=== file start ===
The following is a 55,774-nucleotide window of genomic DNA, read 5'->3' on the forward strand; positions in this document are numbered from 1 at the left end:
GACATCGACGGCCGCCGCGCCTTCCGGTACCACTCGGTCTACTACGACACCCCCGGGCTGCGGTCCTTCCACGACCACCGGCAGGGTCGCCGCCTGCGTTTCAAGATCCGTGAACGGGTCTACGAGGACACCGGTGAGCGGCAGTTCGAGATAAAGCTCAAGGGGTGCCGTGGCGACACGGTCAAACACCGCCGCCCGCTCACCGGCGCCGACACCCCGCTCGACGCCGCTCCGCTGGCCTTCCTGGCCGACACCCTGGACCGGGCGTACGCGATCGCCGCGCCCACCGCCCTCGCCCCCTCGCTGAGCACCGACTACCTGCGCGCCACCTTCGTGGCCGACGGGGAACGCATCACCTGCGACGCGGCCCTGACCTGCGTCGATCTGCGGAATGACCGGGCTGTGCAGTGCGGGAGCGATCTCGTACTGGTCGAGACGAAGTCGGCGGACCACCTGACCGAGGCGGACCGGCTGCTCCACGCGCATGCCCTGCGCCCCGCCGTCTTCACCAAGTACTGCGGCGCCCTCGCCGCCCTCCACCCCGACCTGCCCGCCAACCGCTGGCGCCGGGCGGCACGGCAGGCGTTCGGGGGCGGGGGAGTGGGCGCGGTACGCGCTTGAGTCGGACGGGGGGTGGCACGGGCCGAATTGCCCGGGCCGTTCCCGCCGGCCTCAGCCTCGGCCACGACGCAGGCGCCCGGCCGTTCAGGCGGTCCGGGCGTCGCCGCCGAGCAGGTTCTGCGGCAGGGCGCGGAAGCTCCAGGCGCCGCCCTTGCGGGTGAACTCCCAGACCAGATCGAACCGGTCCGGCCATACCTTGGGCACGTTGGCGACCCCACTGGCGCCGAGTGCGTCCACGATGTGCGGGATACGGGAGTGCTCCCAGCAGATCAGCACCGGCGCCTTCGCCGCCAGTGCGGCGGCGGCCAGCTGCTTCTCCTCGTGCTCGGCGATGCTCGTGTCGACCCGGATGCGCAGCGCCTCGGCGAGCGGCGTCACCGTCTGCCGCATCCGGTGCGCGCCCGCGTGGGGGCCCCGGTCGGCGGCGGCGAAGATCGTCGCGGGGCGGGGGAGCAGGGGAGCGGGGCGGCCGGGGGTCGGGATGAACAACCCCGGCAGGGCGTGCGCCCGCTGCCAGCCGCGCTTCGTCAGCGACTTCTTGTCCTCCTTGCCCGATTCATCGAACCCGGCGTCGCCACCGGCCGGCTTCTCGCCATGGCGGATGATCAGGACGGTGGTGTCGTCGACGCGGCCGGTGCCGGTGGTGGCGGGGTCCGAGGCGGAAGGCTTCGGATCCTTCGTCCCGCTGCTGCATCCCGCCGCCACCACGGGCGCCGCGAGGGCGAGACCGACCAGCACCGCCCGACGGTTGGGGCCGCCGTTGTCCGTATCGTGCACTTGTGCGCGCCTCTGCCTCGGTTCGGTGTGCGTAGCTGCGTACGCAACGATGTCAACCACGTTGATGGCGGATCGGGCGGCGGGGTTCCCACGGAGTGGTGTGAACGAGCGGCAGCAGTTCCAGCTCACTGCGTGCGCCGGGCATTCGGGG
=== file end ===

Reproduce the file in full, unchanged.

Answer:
The following is a 55,774-nucleotide window of genomic DNA, read 5'->3' on the forward strand; positions in this document are numbered from 1 at the left end:
GACATCGACGGCCGCCGCGCCTTCCGGTACCACTCGGTCTACTACGACACCCCCGGGCTGCGGTCCTTCCACGACCACCGGCAGGGTCGCCGCCTGCGTTTCAAGATCCGTGAACGGGTCTACGAGGACACCGGTGAGCGGCAGTTCGAGATAAAGCTCAAGGGGTGCCGTGGCGACACGGTCAAACACCGCCGCCCGCTCACCGGCGCCGACACCCCGCTCGACGCCGCTCCGCTGGCCTTCCTGGCCGACACCCTGGACCGGGCGTACGCGATCGCCGCGCCCACCGCCCTCGCCCCCTCGCTGAGCACCGACTACCTGCGCGCCACCTTCGTGGCCGACGGGGAACGCATCACCTGCGACGCGGCCCTGACCTGCGTCGATCTGCGGAATGACCGGGCTGTGCAGTGCGGGAGCGATCTCGTACTGGTCGAGACGAAGTCGGCGGACCACCTGACCGAGGCGGACCGGCTGCTCCACGCGCATGCCCTGCGCCCCGCCGTCTTCACCAAGTACTGCGGCGCCCTCGCCGCCCTCCACCCCGACCTGCCCGCCAACCGCTGGCGCCGGGCGGCACGGCAGGCGTTCGGGGGCGGGGGAGTGGGCGCGGTACGCGCTTGAGTCGGACGGGGGGTGGCACGGGCCGAATTGCCCGGGCCGTTCCCGCCGGCCTCAGCCTCGGCCACGACGCAGGCGCCCGGCCGTTCAGGCGGTCCGGGCGTCGCCGCCGAGCAGGTTCTGCGGCAGGGCGCGGAAGCTCCAGGCGCCGCCCTTGCGGGTGAACTCCCAGACCAGATCGAACCGGTCCGGCCATACCTTGGGCACGTTGGCGACCCCACTGGCGCCGAGTGCGTCCACGATGTGCGGGATACGGGAGTGCTCCCAGCAGATCAGCACCGGCGCCTTCGCCGCCAGTGCGGCGGCGGCCAGCTGCTTCTCCTCGTGCTCGGCGATGCTCGTGTCGACCCGGATGCGCAGCGCCTCGGCGAGCGGCGTCACCGTCTGCCGCATCCGGTGCGCGCCCGCGTGGGGGCCCCGGTCGGCGGCGGCGAAGATCGTCGCGGGGCGGGGGAGCAGGGGAGCGGGGCGGCCGGGGGTCGGGATGAACAACCCCGGCAGGGCGTGCGCCCGCTGCCAGCCGCGCTTCGTCAGCGACTTCTTGTCCTCCTTGCCCGATTCATCGAACCCGGCGTCGCCACCGGCCGGCTTCTCGCCATGGCGGATGATCAGGACGGTGGTGTCGTCGACGCGGCCGGTGCCGGTGGTGGCGGGGTCCGAGGCGGAAGGCTTCGGATCCTTCGTCCCGCTGCTGCATCCCGCCGCCACCACGGGCGCCGCGAGGGCGAGACCGACCAGCACCGCCCGACGGTTGGGGCCGCCGTTGTCCGTATCGTGCACTTGTGCGCGCCTCTGCCTCGGTTCGGTGTGCGTAGCTGCGTACGCAACGATGTCAACCACGTTGATGGCGGATCGGGCGGCGGGGTTCCCACGGAGTGGTGTGAACGAGCGGCAGCAGTTCCAGCTCACTGCGTGCGCCGGGCATTCGGGG